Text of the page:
By: Dr. Oscar Hevia
Some adults, even those who never suffered from adolescent acne, may experience adult cystic acne, caused by an inflamed cyst that forms in the deeper layers of the skin. This type of acne does not respond well to drying creams, which don’t penetrate beyond the surface layer.
However, a very effective treatment for cystic acne, or a blemish that can linger for weeks or months after the cyst subsides, is an anti-inflammatory cortisone injection, which will reduce the inflammation and thereby shrink the cyst. While this may not be a desirable remedy for every outbreak, it certainly provides a viable treatment option prior to a special event. Typically, the cyst or the blemish will disappear within 24 hours after the injection.
Treating Acne Scarring
If you’ve suffered from the effects of long-term acne, scarring will likely be a telltale reminder that stares back at you in the mirror each day. A combination of the severity of the skin damage and skin’s genetic ability to repair itself will determine how the skin scars. These and several other factors will dictate the best course of treatment for scarring, but there are various treatment protocols to consider.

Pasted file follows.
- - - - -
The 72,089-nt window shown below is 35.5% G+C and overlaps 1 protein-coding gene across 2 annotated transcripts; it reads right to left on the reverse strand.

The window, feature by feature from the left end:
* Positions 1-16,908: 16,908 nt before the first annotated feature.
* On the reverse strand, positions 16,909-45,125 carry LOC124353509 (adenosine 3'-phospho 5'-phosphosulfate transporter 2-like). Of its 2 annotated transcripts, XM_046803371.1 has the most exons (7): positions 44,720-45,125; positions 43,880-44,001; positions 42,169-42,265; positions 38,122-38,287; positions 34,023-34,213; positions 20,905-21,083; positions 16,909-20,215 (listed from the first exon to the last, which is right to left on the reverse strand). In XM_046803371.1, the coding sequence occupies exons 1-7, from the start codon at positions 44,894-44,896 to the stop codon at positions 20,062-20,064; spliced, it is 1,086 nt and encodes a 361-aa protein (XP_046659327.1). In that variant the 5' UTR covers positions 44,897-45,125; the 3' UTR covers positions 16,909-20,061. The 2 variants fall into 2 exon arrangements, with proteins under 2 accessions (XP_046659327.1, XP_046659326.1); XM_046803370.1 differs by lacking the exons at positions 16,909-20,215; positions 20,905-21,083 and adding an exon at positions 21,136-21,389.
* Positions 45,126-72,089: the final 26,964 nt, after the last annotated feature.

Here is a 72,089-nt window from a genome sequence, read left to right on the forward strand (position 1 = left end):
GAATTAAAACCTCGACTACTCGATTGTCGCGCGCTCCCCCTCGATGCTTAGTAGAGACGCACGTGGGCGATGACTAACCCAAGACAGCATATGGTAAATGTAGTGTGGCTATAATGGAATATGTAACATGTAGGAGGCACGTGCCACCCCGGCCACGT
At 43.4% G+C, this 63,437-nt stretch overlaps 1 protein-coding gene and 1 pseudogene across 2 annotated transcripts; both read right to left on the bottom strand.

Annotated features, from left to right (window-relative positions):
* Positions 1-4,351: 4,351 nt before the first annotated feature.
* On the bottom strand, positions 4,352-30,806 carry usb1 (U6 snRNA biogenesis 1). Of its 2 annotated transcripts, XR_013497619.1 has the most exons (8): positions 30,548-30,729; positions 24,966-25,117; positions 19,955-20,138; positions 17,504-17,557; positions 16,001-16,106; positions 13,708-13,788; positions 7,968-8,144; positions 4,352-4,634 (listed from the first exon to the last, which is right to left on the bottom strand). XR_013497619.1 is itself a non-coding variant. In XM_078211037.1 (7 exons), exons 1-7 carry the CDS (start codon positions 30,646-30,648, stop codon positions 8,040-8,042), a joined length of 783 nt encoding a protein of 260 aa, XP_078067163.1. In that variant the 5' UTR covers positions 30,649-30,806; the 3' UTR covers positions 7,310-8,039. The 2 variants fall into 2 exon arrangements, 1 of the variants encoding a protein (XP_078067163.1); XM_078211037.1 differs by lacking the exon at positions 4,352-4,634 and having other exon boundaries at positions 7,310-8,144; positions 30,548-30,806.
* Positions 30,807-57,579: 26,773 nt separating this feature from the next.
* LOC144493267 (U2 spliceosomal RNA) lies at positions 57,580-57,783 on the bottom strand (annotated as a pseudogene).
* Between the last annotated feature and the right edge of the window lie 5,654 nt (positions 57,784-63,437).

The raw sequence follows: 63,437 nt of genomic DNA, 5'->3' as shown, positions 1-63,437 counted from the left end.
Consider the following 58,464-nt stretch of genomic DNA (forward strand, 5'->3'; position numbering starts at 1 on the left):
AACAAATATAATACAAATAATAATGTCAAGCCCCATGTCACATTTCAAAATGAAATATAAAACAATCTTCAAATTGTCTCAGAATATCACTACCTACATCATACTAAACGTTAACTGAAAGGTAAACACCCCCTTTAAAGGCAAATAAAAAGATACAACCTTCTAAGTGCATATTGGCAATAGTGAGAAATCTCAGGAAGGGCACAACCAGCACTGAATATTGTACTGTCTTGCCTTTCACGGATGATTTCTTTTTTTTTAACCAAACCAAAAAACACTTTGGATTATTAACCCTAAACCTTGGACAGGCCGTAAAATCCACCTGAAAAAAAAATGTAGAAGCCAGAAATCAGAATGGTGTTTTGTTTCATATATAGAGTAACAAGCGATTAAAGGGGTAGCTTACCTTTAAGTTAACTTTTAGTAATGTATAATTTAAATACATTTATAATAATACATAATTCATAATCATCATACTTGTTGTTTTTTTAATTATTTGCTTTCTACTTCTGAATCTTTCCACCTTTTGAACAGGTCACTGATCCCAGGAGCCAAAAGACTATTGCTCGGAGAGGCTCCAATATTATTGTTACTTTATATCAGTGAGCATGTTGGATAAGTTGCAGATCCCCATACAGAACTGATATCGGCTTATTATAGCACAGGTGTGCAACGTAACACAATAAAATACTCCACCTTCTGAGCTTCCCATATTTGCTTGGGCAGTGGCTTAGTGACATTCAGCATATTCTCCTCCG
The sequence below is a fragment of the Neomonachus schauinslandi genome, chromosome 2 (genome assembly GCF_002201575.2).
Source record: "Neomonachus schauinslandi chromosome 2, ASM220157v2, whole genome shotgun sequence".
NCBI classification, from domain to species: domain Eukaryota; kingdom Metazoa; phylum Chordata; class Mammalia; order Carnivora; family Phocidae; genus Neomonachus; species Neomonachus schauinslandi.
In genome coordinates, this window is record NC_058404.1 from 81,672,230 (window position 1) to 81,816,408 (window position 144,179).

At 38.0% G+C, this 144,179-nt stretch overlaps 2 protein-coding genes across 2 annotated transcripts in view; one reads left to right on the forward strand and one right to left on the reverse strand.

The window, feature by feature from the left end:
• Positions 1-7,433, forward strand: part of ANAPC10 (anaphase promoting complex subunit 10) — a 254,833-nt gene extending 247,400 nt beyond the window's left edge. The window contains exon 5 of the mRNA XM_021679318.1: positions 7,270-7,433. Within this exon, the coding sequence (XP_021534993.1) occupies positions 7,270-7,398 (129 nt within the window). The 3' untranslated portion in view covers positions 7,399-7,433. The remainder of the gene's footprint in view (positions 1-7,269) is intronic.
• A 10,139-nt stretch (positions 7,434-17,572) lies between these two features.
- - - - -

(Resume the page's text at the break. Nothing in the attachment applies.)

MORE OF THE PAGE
Fillers: I have had great success in treating acne scarring with fillers, and this is a protocol I often recommend for my patients. There is no wound, no wound care and no recovery time needed. And, since the scarring is permanent, injectable silicone is often a viable permanent solution versus temporary fillers, such as Rystelane®.
An exception to this course of treatment is ice pick scarring that may result from persistent acne. These scars look like someone poked holes in your skin with a needle or ice pick. This type of scarring does not respond to fillers because the bottom portion of the hole will not come back up to the surface. It is anchored deep in the tissue. Unfortunately, there is no effective treatment for this type of scarring.
Chemical Peels: Deep chemical peels may improve the appearance of acne scarring, but in most instances, they will not restore the skin to the pre-acne smoothness and texture. If you have darker skin, proceed with caution. Accessing a deeper layer of the skin may result in an uneven skin tone. Generally, peels are more effective in treating changes to the skin color, such as age spots or sun damage.
Lasers: As with chemical peels and bleaches or fading creams, lasers are most effective for treating skin discoloration. Although there are many lasers on the market that treat a multitude of the skin’s imperfectins, I have not experienced great overall results using lasers for the treatment of acne scars. As a result, this would not likely be a course of treatment I would recommend for my patients.